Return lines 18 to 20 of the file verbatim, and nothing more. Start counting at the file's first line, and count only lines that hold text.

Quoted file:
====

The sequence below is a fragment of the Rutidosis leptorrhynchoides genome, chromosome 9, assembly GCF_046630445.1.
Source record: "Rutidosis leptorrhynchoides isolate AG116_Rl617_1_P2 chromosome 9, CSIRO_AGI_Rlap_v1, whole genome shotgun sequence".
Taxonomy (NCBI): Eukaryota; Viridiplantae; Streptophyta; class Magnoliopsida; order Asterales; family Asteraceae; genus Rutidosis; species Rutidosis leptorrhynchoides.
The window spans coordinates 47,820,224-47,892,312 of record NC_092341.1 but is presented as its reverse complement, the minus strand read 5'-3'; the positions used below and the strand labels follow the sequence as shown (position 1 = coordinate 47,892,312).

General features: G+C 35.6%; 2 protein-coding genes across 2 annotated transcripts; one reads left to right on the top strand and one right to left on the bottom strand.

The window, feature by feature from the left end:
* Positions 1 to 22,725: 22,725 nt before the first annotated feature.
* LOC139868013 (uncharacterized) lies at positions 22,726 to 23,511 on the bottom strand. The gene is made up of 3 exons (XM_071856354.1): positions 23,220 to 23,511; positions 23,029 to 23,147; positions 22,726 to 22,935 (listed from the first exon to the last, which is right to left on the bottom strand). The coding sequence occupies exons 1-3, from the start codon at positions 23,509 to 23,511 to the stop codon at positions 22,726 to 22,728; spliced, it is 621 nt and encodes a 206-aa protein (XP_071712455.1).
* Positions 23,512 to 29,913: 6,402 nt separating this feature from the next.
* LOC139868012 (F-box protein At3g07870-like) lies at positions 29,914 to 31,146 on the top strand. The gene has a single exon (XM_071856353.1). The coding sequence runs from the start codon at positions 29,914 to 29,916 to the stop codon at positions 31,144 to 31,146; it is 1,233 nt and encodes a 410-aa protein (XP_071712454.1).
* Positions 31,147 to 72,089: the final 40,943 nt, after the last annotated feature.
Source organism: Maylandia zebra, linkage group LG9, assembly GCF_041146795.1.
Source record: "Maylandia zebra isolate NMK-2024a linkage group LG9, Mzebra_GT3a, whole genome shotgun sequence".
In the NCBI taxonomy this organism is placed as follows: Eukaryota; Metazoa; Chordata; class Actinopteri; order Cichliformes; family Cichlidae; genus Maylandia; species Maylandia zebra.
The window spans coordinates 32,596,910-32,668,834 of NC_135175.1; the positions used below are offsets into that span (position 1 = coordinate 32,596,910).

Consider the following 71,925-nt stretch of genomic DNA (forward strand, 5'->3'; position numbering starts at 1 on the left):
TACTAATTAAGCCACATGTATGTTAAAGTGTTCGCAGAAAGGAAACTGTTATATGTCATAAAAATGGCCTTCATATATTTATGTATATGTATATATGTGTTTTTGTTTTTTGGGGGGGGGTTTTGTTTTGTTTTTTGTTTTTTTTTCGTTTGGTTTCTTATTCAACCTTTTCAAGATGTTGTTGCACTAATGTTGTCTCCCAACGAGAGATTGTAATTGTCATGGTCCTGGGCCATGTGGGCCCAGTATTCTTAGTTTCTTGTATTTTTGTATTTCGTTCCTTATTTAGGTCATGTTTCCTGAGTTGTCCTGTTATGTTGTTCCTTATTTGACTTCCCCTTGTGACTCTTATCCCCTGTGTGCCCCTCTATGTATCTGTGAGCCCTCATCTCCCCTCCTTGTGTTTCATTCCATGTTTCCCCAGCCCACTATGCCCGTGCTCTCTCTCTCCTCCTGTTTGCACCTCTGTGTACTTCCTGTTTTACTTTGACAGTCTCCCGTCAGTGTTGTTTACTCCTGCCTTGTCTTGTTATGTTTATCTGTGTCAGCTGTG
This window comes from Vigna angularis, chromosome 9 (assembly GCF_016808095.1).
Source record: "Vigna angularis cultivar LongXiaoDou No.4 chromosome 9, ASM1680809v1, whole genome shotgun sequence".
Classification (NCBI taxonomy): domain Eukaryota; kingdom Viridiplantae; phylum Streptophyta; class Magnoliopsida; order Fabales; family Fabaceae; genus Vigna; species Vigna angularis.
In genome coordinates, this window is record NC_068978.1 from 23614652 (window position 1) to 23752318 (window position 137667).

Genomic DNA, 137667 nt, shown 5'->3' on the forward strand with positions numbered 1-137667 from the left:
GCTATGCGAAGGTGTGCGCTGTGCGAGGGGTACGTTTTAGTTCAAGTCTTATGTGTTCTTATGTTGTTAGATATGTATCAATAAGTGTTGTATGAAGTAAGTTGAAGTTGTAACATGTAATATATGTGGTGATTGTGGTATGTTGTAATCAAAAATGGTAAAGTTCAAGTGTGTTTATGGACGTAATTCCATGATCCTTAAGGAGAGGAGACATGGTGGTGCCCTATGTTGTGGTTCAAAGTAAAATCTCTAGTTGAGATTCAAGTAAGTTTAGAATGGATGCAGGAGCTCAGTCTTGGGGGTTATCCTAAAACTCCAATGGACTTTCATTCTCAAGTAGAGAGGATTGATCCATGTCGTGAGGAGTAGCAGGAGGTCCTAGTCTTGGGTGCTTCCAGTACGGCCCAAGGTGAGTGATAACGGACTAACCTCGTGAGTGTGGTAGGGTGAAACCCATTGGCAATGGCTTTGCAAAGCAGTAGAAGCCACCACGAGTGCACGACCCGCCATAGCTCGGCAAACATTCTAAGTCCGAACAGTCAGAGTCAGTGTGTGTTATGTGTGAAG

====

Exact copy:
This window comes from Vigna angularis, chromosome 9 (assembly GCF_016808095.1).
Source record: "Vigna angularis cultivar LongXiaoDou No.4 chromosome 9, ASM1680809v1, whole genome shotgun sequence".
Classification (NCBI taxonomy): domain Eukaryota; kingdom Viridiplantae; phylum Streptophyta; class Magnoliopsida; order Fabales; family Fabaceae; genus Vigna; species Vigna angularis.